Aside from the private right of action and preemption, there is general agreement on how personal information should be collected, used, and shared.  For example, the main Democratic proposal, the Consumer Online Privacy Rights Act (S. 3195) introduced by Senator Maria Cantwell (D-WA), creates consumer rights to delete or correct data and port personal information.  Likewise, Republicans, led by Senators Roger Wicker (R-MS) and Marsha Blackburn (R-TN), have introduced the Setting an American Framework to Ensure Data Access, Transparency, and Accountability (SAFE DATA) Act (S. 2499), which would do largely the same.  The American Data Privacy and Protection Act unsurprisingly follows along these lines as well.  The most notable differences between the parties’ positions have been that the Democratic proposal has a private right of action, while the Republic version has no private right and would completely preempt state law.  The challenge continues to be finding a middle ground between these two approaches.  In particular, whether there is a way to address concerns about repeated lawsuits and opportunities to preserve at least some ability for states to enact and enforce their own regulations.

Continue Reading IS CONGRESS ABOUT TO PASS COMPREHENSIVE PRIVACY LEGISLATION?

Most observers expect the Republicans to take control of the House of Representatives, and possibly the Senate, in the upcoming midterm elections.  While both Democrats and Republicans are likely to keep their attention on the actions of so-called “Big Tech,” this political shift should bring a renewed focus on amending Section 230 of the Communications Decency Act.  Section 230, which provides platforms with immunity from liability for third-party content and content-moderation decisions, has been a target for lawmakers seeking to limit the power of large technology companies.  Republicans have generally focused more on modifying Section 230, versus Democrats, who have spent more energy on using antitrust legislation to regulate those platforms.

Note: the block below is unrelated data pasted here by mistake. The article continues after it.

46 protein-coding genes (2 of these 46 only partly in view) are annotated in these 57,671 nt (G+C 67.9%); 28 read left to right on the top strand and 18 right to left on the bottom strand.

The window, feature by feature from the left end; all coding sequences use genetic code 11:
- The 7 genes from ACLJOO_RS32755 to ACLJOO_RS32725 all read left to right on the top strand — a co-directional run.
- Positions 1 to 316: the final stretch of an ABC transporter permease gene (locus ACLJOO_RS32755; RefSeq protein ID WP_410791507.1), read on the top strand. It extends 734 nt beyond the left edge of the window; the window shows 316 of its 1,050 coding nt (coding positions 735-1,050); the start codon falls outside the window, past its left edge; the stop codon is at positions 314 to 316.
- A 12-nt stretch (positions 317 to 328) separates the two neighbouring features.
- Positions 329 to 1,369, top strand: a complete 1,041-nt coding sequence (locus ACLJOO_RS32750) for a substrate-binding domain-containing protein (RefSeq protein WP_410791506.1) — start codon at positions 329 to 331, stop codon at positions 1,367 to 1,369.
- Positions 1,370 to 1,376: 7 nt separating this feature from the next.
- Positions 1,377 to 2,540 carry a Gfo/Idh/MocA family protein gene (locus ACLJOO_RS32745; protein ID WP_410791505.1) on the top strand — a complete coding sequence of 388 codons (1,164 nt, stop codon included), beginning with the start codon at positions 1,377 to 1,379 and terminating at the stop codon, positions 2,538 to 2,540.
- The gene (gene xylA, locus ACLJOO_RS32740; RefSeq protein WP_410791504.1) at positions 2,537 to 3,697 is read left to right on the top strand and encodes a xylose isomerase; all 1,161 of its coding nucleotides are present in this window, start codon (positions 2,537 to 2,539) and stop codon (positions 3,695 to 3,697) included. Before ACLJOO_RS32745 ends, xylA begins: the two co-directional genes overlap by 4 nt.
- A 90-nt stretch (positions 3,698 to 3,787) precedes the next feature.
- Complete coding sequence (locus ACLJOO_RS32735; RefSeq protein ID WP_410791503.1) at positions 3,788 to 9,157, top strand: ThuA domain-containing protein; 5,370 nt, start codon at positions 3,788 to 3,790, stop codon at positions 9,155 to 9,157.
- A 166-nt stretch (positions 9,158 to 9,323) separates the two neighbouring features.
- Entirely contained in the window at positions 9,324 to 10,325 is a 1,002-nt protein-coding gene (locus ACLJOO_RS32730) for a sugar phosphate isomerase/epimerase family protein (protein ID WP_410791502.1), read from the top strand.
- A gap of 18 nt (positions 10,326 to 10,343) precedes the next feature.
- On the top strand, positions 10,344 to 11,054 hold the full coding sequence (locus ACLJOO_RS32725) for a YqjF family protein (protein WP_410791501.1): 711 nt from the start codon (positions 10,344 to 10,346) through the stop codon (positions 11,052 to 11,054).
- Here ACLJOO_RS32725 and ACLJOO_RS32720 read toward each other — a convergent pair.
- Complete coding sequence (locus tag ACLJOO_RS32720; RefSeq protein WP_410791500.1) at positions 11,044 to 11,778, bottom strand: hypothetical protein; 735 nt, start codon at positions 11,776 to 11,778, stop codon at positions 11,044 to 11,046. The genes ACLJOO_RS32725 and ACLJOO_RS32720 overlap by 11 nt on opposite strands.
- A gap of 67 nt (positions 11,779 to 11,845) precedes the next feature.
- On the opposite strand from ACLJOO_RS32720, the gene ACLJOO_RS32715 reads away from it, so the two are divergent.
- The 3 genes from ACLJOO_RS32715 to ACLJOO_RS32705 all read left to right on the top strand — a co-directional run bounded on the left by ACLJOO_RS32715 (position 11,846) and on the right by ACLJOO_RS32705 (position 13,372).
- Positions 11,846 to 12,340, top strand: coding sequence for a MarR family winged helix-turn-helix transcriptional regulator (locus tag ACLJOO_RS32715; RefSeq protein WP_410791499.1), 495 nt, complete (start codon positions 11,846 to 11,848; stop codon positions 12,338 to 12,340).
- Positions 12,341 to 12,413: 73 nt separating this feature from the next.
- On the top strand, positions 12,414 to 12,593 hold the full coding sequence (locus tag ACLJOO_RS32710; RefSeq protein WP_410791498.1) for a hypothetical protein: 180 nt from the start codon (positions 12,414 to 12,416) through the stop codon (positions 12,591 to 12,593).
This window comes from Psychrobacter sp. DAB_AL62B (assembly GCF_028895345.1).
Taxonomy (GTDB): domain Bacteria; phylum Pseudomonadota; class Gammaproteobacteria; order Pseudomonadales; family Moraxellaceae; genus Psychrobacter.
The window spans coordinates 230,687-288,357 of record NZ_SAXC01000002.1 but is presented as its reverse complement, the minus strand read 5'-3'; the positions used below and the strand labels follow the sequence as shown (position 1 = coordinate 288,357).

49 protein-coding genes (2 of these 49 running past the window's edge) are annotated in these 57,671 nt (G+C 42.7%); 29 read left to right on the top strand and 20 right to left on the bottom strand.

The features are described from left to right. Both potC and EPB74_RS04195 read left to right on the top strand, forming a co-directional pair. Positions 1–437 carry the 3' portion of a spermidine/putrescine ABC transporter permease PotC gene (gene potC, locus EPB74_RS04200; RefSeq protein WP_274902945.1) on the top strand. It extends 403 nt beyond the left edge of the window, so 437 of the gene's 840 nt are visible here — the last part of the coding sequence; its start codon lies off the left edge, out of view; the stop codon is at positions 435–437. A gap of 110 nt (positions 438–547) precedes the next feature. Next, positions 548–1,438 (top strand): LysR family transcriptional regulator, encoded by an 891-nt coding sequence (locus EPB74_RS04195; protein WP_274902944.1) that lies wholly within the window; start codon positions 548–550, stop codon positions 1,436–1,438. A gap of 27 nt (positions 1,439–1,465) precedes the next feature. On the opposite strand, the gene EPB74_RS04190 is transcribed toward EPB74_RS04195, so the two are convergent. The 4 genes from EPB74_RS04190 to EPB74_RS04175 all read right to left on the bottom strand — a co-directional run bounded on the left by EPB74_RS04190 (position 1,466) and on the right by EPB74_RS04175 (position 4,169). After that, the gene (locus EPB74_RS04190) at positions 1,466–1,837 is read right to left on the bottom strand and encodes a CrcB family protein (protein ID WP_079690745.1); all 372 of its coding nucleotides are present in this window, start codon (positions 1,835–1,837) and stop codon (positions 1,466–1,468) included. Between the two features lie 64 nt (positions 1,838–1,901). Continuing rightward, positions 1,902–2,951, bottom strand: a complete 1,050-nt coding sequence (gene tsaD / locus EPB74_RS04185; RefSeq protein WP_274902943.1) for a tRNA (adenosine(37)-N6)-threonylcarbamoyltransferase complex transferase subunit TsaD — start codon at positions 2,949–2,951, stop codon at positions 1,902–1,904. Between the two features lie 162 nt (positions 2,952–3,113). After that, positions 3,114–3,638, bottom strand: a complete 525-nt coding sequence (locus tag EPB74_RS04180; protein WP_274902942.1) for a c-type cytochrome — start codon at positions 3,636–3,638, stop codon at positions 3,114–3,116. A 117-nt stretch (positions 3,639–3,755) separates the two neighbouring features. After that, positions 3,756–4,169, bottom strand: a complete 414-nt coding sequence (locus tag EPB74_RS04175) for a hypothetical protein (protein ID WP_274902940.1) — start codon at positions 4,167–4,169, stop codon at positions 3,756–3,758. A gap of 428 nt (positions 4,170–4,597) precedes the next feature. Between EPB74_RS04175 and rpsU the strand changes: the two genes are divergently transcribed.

Looking ahead, now is the time to consider policies and plans in light of a Republican-controlled Congress taking on potentially divisive issues through the lens of Section 230.

Republicans, Conservatives, and Section 230

Two trends will guide Republicans’ approach to Section 230 in the next Congress.  First, as in many areas, Republicans will seek to address what they see as “woke capitalism.”  New York Times columnist Ross Douthat coined the term in 2018 and defined it as a “certain kind of virtue-signaling on progressive social causes, a certain degree of performative wokeness, [that] is offered to liberalism and the activist left pre-emptively, in hopes that having corporate America take their side in the culture wars will blunt efforts to tax or regulate our new monopolies too heavily.”